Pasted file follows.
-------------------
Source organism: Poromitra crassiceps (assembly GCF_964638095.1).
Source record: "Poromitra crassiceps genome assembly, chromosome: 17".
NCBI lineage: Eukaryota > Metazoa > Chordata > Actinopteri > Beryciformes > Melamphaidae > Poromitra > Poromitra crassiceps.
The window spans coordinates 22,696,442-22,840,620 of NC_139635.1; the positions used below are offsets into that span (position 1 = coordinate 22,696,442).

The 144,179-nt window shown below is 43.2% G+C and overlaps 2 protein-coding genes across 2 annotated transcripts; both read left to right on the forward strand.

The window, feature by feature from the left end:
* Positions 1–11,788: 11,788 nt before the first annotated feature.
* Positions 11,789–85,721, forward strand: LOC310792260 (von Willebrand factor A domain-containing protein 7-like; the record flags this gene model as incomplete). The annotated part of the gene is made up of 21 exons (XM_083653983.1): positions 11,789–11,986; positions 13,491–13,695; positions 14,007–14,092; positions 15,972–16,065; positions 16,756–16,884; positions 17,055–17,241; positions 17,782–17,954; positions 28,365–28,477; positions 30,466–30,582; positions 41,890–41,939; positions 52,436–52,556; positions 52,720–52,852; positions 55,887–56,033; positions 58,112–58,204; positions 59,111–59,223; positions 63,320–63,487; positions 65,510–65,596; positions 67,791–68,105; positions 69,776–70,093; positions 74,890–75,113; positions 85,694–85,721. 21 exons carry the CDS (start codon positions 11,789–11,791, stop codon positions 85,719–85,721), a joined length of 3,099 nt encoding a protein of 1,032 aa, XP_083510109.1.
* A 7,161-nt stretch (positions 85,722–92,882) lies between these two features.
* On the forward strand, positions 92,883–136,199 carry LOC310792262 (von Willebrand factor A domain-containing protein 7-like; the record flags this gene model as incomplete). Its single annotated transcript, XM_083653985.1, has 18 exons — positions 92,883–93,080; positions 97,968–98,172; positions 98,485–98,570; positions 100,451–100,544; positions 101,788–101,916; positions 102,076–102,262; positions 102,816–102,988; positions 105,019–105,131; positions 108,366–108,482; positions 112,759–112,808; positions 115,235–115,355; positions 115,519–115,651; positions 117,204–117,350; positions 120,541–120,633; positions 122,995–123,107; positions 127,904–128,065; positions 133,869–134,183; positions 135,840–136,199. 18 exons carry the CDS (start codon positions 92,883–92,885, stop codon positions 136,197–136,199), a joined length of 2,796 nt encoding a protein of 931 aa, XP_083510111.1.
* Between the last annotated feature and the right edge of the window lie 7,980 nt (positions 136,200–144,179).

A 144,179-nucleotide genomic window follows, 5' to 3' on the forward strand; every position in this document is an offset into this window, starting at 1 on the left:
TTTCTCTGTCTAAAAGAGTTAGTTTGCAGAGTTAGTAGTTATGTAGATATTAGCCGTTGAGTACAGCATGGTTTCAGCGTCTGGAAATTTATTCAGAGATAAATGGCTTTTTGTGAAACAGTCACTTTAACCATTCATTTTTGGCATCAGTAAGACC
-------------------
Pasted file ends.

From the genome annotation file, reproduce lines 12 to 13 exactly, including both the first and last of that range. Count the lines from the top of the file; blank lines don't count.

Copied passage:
A 144,179-nucleotide genomic window follows, 5' to 3' on the forward strand; every position in this document is an offset into this window, starting at 1 on the left:
TTTCTCTGTCTAAAAGAGTTAGTTTGCAGAGTTAGTAGTTATGTAGATATTAGCCGTTGAGTACAGCATGGTTTCAGCGTCTGGAAATTTATTCAGAGATAAATGGCTTTTTGTGAAACAGTCACTTTAACCATTCATTTTTGGCATCAGTAAGACC